Executive Functioning 101 + Our IEP Meeting

I felt exhausted after today's IEP meeting. I came home, tried not to cry, and then ate some ice cream.

Our IEP Meeting

Today's IEP meeting was basically a fresh start, because it's been 3 years so everything we had set up before she no longer qualifies for (technically). It lasted about 90 minutes. If you've ever been to an IEP meeting, you know 90 minutes feels like 9 hours. Let me start by saying that our teacher, support staff, and everyone involved are all absolutely amazing. The meeting was overwhelming and I almost started crying halfway through it, but it wasn't because of a lack of support or anything like that.

Because Sapphire has made improvements over the past few years since we first got an IEP for her, she is now on the lower end of average (instead of below average) in most areas. She no longer qualifies for an IEP based on her learning disability. We now have her qualified based on a health issue (she has PTC).

Executive Functioning 101

Executive Functioning 101

The same thing we kept coming back to in the IEP meeting was executive function. Sapphire doesn't deal well with transitions, or with schedule changes. She's impulsive and has a difficult time remembering things unless she's taught using some type of hand motions, rhyming, or song. Every issue that came up at the meeting, oh, executive function there you are again.

Based on what I've read, it seems many kids struggle with executive functioning, especially if they have ADHD. Children who have neurological conditions, mood disorders, or brain injuries can also struggle. Because Sapphire has Pseudotumor Cerebri, some of the issues she has are similar.

Some symptoms of executive functioning issues:

Difficult to get started on a task.

Difficulty figuring out how much time a task requires.

Easily distracted, has trouble paying attention.

Needs to be told the directions repeatedly.

Difficulty switching gears from one activity to the next.

Easiest to remember information by using cues, abbreviations, or acronyms.

As your child’s brain continues to develop, the symptoms of executive functioning issues may change. Early intervention can help you find ways to use your child’s strengths to support weaknesses starting when she’s young. But since the brain continues to develop into young adulthood, intervention can be helpful at any age.Understood.org

Many skills are affected by executive functioning, including: impulse control, emotional control, flexibility (dealing with transitions), and planning and prioritizing. Many of the problems Sapphire has at school and at home have to do with impulse control. She has a tough time when it comes to switching classes, because she has 5 minutes in between where she's unsupervised and everything is completely unstructured.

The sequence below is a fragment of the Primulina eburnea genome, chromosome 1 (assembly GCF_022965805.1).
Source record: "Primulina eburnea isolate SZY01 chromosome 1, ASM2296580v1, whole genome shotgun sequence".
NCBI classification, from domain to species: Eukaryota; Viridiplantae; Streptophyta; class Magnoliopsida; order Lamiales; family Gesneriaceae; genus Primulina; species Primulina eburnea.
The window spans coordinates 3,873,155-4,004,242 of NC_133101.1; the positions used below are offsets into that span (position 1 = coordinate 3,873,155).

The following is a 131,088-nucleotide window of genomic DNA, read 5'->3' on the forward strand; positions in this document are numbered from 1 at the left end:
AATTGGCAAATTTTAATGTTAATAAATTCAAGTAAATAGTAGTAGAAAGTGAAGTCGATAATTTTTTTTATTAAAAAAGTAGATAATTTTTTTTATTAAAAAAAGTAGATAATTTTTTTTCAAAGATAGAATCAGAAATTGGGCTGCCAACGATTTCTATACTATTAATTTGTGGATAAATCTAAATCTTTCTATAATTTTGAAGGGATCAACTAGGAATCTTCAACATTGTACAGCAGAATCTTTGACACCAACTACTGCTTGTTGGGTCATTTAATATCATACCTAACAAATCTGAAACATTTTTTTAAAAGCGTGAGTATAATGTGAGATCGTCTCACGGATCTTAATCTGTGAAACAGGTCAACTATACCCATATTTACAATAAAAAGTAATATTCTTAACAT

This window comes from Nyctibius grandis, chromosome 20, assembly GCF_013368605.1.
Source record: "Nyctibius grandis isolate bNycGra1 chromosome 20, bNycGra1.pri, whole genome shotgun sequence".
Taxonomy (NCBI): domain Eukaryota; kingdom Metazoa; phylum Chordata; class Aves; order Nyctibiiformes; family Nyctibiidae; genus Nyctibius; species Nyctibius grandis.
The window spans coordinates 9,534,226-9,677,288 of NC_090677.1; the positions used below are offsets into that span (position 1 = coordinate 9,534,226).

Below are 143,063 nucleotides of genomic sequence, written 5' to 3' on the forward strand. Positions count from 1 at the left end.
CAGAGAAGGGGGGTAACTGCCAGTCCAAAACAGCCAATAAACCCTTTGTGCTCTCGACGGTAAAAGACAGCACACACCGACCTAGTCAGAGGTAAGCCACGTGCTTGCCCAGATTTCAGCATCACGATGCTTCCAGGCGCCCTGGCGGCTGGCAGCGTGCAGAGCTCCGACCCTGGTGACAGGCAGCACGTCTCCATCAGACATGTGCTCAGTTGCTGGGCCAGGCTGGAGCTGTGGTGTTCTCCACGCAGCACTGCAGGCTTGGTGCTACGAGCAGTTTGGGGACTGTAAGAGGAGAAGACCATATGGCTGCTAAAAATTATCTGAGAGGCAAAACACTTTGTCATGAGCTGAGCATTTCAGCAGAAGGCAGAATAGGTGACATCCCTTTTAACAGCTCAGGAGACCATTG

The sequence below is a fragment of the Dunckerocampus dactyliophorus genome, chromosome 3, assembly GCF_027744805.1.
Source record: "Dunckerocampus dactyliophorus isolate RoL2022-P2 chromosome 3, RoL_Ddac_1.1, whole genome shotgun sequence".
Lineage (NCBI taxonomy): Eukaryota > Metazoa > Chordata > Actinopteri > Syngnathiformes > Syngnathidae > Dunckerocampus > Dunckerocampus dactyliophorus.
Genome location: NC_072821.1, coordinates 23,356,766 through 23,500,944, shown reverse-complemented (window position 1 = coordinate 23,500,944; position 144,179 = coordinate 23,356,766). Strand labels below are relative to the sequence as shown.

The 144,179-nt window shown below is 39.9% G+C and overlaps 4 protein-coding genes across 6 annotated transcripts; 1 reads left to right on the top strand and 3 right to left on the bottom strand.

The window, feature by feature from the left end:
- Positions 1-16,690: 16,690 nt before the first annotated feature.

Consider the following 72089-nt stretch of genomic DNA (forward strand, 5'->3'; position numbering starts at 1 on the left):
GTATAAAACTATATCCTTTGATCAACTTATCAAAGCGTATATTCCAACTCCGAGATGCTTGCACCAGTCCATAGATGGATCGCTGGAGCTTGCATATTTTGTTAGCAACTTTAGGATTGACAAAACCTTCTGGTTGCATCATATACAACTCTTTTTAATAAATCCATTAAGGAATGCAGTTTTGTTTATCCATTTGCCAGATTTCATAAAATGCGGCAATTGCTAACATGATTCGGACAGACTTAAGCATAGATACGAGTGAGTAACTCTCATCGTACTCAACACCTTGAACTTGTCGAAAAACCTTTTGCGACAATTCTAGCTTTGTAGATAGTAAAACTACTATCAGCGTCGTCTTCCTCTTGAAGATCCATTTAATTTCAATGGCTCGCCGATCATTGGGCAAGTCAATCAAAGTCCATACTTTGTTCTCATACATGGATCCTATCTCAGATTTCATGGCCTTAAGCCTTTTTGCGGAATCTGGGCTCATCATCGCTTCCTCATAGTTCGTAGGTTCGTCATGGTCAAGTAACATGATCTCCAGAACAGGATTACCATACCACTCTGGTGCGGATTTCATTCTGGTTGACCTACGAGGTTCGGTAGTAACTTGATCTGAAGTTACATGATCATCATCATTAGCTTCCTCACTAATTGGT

Her teacher suggested little cards, kind of like flash cards, to help her remember what she's supposed to be doing after the bell rings each time. This is just one way we will hopefully be able to help Sapphire function more typically at school. At home, we are going to add some post it notes to the mirror so in the morning she will see what to do first, second, and third.

While talking to friends, I learned that a lot of children with autism have executive functioning difficulties. Because of that, I've never considered it as something that Sapphire would have any problems with. It's not exclusive to kids with autism, so if you notice your kiddos having issues with some of the stuff mentioned in this post, don't discount it like I did just because they aren't on the autism spectrum.

Games to Help with Executive Function


Feelings Memory Game

Flip to Win Memory Game

Executive Functioning Resources

Article from Understood.org on Executive Functioning – This is an easy to read and easy to understand article. It's very in-depth and talks a lot about what executive functioning is, which issues can be caused, and even has some information on how to deal with it.

8 Key Executive Functions – Another article from Understood.org. This is a list of things your child may struggle with.

ILS Learning Corner has some amazing resources, and a full executive functioning category. I'm making some visual planning charts for both of the girls to use each morning (and after school).

Strategies to Help Impulse Control is just one of the many articles I found helpful from The OT Toolbox.

Tips for Executive Functioning

Make checklists. Use post-it notes with different colored writing for each step. Keep the steps simple.

Set limits. We limit the use of electronics for the kids, but Sapphire absolutely loves her Kindle. When we let her use it, we set clear limits ahead of time, give her a 5 minute warning before her time's up, and we stick with the limits – no exceptions.

Use a planner. While in our IEP meeting, it was suggested that we use an agenda – but not a full one. Meaning we tear a few pages out at a time, so Saff can get used to using a planner before she has to use it 100% of the time in 5th and 6th grade.

What's next?

I'm learning about executive functioning and how it affects kids – and parents! – and how to put systems in place to help us cope. During this learning process, I'm going to share what we learn, what works (and what doesn't), and resources we find along the way.

These books (The Sensory Child Gets Organized and The Superkids Activity Guide to Conquering Every Day) were recommended and based on the previews, it seems to be exactly what we need to be able to start putting systems into place for both Sapphire and Gracelynn to get more organized.

I would love it if you'd share resources and experiences with me in the comments as well!